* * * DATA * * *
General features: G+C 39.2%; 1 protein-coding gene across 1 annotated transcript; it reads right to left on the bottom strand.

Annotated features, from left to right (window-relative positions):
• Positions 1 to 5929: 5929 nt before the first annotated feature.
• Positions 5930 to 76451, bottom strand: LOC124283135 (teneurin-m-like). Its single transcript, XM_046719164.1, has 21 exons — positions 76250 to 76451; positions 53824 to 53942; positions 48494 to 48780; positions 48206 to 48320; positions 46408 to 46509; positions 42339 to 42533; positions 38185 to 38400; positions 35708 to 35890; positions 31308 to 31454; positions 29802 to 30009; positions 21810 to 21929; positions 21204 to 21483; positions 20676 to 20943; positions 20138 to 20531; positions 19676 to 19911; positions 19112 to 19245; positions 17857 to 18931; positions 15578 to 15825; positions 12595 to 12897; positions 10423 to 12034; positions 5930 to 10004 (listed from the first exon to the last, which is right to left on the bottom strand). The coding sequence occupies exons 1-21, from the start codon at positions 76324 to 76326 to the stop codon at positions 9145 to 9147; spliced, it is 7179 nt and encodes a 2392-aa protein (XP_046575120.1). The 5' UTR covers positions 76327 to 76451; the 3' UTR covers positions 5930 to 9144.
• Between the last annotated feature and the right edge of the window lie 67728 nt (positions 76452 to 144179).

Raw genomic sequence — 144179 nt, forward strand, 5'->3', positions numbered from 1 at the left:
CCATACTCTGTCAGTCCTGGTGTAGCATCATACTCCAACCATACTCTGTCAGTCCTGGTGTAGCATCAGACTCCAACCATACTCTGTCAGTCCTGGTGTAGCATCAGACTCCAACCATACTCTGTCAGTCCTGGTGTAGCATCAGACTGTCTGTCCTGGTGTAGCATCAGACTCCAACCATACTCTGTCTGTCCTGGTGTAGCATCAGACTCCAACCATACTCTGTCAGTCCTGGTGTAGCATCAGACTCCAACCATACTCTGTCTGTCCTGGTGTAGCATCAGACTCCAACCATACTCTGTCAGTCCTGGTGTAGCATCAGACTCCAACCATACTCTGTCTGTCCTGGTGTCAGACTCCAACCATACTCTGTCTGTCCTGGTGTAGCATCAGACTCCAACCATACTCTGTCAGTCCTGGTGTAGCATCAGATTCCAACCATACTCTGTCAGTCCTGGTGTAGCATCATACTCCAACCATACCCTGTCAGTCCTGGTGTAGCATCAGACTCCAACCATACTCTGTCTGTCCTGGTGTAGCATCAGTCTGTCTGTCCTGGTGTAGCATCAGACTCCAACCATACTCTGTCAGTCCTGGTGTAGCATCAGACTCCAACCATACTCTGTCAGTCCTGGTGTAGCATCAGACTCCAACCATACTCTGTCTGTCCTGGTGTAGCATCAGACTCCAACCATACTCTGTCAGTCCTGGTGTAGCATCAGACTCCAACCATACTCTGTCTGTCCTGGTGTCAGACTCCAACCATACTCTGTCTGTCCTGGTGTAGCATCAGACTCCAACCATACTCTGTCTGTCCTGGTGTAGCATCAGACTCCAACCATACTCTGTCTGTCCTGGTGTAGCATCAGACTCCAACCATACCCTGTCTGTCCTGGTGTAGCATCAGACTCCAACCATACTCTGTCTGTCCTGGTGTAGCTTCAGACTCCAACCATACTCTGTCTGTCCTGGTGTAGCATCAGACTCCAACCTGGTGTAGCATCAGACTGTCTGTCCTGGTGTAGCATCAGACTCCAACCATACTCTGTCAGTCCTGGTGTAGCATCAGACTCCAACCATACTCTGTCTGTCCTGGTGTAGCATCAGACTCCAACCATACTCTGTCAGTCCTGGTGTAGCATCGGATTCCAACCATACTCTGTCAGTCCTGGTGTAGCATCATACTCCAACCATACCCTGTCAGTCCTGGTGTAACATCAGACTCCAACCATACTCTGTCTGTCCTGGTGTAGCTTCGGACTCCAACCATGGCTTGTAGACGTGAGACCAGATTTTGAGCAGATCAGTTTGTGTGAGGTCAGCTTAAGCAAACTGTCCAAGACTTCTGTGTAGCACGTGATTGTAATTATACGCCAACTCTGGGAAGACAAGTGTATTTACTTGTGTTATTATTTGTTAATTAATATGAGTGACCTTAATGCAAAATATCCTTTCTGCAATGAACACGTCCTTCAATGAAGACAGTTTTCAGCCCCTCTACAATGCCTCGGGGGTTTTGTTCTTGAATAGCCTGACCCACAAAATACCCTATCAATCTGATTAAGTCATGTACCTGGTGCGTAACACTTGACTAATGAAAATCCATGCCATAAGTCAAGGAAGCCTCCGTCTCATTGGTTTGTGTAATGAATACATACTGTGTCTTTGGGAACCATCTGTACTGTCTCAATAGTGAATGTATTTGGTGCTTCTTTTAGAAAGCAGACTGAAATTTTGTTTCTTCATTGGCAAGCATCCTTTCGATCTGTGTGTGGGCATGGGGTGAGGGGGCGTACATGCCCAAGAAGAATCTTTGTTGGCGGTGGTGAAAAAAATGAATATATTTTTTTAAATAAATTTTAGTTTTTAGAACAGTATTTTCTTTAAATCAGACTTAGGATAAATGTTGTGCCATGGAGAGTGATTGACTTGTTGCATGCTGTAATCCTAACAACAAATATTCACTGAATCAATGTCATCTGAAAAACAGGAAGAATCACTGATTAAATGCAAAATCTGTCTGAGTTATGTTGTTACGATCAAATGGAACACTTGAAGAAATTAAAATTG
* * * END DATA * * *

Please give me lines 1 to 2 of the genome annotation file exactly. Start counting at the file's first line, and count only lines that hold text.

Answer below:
General features: G+C 39.2%; 1 protein-coding gene across 1 annotated transcript; it reads right to left on the bottom strand.

Annotated features, from left to right (window-relative positions):